Microsoft Edge's Strict Privacy Measures Face YouTube Viewing Hurdles from Google
Microsoft Edge users maintaining strict online privacy measures found themselves unable to view YouTube videos on Google, at least in certain instances.
For a glimpse into the history, Google initiated an experiment earlier this year wherein they started blocking users who employed ad blockers. During that phase, YouTube's sophisticated system could detect ad blockers; subsequently, users couldn't access content unless they disabled the ad blocker.
As per Windows Latest, the same experience is now being encountered by some Edge users who have opted for the 'Strict' setting in the browser’s tracking prevention feature. This function blocks trackers and minimizes the degree of personalization in advertisements, essentially limiting the amount of personal data Google can glean from your browser to fine-tune targeted ads.
According to the tech website, the affected Edge users need to switch from the Strict setting to the Balanced mode for tracking protection.
Therefore, it seems Google has concluded that Edge's privacy options interfere excessively with its YouTube advertising operations and has taken steps akin to its actions against prominent ad blockers.
Google may reason that free YouTube viewers must contribute towards the company's monetization efforts. Since blocking ads prevents this, users would be advised to subscribe to YouTube Premium, which recently witnessed a surge in subscription rates.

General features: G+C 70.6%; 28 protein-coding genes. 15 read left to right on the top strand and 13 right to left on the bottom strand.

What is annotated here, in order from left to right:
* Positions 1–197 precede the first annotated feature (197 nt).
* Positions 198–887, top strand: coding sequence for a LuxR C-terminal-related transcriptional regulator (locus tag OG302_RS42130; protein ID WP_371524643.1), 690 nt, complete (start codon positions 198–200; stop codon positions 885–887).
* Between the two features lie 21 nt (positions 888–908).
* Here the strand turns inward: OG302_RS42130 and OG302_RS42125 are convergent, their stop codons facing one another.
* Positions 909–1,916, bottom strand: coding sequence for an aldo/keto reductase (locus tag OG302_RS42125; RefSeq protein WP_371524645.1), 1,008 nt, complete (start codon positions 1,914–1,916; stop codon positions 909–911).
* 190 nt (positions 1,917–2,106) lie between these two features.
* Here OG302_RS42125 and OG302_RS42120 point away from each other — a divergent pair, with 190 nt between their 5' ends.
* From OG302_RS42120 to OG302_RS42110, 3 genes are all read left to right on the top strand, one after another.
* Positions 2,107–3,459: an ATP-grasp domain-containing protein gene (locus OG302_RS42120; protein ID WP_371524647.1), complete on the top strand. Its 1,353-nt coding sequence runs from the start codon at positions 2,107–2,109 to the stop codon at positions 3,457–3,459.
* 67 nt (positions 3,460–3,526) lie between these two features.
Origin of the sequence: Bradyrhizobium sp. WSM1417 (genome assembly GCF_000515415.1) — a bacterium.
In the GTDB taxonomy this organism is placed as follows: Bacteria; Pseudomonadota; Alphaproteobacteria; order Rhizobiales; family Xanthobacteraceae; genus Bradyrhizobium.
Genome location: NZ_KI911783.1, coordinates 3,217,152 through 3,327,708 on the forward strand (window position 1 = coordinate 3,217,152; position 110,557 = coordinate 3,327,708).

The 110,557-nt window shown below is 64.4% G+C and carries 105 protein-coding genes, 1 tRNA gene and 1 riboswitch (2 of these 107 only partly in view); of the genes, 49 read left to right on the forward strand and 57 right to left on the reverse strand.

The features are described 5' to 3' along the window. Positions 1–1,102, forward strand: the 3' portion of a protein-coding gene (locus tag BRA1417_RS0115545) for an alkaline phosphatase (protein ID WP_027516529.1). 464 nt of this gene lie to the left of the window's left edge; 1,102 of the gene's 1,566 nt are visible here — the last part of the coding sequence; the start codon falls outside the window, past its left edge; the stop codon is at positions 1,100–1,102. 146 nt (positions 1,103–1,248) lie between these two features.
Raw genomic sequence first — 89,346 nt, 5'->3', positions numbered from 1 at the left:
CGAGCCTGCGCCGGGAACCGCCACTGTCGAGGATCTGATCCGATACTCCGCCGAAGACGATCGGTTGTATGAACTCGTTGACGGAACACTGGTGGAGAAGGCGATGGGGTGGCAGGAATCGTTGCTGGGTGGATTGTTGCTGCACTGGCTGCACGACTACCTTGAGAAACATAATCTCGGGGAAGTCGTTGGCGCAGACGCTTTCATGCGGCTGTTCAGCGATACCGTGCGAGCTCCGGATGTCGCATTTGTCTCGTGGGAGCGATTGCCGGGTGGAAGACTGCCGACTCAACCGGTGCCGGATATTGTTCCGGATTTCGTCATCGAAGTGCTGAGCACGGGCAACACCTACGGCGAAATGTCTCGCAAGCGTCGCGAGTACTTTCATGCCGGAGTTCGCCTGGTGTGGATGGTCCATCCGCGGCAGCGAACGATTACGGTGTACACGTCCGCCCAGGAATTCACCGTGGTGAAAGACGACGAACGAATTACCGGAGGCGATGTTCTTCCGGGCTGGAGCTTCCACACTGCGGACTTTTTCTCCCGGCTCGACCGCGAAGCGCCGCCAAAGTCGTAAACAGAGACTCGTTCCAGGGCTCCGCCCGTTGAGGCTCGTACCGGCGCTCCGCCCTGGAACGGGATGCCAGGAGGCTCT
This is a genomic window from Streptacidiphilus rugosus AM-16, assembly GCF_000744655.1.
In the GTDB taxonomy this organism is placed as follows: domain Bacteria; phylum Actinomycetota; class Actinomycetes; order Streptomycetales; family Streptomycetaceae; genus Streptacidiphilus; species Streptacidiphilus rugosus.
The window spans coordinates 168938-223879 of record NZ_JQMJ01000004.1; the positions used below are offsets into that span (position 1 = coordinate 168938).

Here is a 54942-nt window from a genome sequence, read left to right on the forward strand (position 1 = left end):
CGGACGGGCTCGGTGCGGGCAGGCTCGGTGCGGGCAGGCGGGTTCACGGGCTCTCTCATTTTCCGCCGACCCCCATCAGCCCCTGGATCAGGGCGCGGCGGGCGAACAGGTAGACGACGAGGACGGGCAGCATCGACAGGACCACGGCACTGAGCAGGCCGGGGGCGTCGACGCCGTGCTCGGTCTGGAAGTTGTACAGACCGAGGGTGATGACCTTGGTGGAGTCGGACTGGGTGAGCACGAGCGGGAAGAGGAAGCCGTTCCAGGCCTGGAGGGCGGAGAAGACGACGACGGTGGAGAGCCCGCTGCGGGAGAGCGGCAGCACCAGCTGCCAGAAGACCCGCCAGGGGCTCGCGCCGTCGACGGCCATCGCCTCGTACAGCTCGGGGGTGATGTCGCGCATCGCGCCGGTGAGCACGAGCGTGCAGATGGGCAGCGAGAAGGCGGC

The decision to enforce this action on Edge is considered heavy-handed by some, especially considering that Edge's anti-tracking features do not equate to a comprehensive ad blocker.
On a brighter note, not all Edge users appear to be affected, according to the report. This suggests Google might still be evaluating the situation, and the decision may yet be overturned.
Unfortunately, one can do little about this unless the Strict mode is sidestepped. However, sticking with the Strict protection could be feasible if YouTube.com is added to the exceptions list in the tracking prevention settings. This way, YouTube ads will not be affected and users can still enjoy strict privacy measures on other websites.
One of the common grievances with YouTube's ads is the incessant and lengthy advertisements that are often unskippable. This can be bothersome, particularly for mobile users who just wish to watch a quick video and find a significant portion of their time consumed by ads.
As indicated earlier, Google views restricting ad blockers as an experiment, yet it seems determined to pursue this course of action.